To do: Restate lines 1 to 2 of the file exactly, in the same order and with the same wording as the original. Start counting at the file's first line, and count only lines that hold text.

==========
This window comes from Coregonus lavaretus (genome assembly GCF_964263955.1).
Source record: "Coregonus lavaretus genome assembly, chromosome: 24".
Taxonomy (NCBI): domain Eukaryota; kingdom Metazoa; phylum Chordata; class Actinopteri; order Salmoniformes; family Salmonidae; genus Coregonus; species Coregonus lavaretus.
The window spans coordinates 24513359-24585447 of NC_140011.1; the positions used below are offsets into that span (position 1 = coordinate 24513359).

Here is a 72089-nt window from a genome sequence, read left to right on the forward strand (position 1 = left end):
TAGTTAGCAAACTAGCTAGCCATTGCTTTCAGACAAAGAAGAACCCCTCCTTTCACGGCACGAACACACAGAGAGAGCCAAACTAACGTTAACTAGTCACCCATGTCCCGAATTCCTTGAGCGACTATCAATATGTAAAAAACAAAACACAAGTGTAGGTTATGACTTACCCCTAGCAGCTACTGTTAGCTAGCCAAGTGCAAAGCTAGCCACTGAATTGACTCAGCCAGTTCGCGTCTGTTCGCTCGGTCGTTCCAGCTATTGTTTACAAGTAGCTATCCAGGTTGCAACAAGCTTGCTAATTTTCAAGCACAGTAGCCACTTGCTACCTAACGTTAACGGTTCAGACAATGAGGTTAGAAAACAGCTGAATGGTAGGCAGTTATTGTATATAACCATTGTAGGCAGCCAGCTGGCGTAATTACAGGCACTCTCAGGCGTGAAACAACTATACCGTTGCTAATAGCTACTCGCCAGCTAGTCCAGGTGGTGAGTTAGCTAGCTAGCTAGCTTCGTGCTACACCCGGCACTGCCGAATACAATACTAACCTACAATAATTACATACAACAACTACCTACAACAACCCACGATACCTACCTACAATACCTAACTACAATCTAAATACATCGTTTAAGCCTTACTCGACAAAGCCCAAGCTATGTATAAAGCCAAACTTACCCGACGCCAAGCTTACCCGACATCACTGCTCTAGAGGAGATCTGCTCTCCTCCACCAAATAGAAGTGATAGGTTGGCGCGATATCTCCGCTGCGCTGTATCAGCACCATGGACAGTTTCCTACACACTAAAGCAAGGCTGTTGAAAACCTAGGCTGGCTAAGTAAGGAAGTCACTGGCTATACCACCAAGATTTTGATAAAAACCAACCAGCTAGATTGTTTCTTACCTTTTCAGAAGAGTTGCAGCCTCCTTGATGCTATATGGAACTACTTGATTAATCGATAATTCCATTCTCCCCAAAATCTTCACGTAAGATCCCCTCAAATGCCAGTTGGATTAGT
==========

This window comes from Coregonus lavaretus (genome assembly GCF_964263955.1).
Source record: "Coregonus lavaretus genome assembly, chromosome: 24".